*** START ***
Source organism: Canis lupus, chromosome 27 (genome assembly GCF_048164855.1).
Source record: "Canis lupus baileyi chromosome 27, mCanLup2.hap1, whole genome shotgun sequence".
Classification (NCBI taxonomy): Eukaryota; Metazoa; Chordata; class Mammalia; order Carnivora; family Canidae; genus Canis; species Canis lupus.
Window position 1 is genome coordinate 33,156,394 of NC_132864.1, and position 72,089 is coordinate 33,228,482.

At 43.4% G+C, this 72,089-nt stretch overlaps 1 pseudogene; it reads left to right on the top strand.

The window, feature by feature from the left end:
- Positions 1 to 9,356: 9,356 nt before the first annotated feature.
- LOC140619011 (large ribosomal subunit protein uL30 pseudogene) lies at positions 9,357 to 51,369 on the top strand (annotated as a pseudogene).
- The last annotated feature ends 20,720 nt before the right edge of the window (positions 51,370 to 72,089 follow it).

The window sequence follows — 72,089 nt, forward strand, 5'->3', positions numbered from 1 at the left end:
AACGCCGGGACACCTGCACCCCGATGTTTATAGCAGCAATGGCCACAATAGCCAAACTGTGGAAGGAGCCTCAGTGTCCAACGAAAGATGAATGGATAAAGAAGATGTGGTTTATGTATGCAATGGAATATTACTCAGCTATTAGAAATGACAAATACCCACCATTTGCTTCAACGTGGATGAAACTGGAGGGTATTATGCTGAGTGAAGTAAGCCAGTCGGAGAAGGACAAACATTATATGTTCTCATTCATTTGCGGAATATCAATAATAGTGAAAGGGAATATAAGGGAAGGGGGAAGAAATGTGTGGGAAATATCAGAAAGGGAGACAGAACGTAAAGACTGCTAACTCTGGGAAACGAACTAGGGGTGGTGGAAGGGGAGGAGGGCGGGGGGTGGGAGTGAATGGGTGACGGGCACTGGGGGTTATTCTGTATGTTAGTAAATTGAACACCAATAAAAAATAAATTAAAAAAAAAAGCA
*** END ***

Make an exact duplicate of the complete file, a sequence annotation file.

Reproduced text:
Source organism: Canis lupus, chromosome 27 (genome assembly GCF_048164855.1).
Source record: "Canis lupus baileyi chromosome 27, mCanLup2.hap1, whole genome shotgun sequence".
Classification (NCBI taxonomy): Eukaryota; Metazoa; Chordata; class Mammalia; order Carnivora; family Canidae; genus Canis; species Canis lupus.
Window position 1 is genome coordinate 33,156,394 of NC_132864.1, and position 72,089 is coordinate 33,228,482.

At 43.4% G+C, this 72,089-nt stretch overlaps 1 pseudogene; it reads left to right on the top strand.

The window, feature by feature from the left end:
- Positions 1 to 9,356: 9,356 nt before the first annotated feature.
- LOC140619011 (large ribosomal subunit protein uL30 pseudogene) lies at positions 9,357 to 51,369 on the top strand (annotated as a pseudogene).
- The last annotated feature ends 20,720 nt before the right edge of the window (positions 51,370 to 72,089 follow it).

The window sequence follows — 72,089 nt, forward strand, 5'->3', positions numbered from 1 at the left end:
AACGCCGGGACACCTGCACCCCGATGTTTATAGCAGCAATGGCCACAATAGCCAAACTGTGGAAGGAGCCTCAGTGTCCAACGAAAGATGAATGGATAAAGAAGATGTGGTTTATGTATGCAATGGAATATTACTCAGCTATTAGAAATGACAAATACCCACCATTTGCTTCAACGTGGATGAAACTGGAGGGTATTATGCTGAGTGAAGTAAGCCAGTCGGAGAAGGACAAACATTATATGTTCTCATTCATTTGCGGAATATCAATAATAGTGAAAGGGAATATAAGGGAAGGGGGAAGAAATGTGTGGGAAATATCAGAAAGGGAGACAGAACGTAAAGACTGCTAACTCTGGGAAACGAACTAGGGGTGGTGGAAGGGGAGGAGGGCGGGGGGTGGGAGTGAATGGGTGACGGGCACTGGGGGTTATTCTGTATGTTAGTAAATTGAACACCAATAAAAAATAAATTAAAAAAAAAAGCA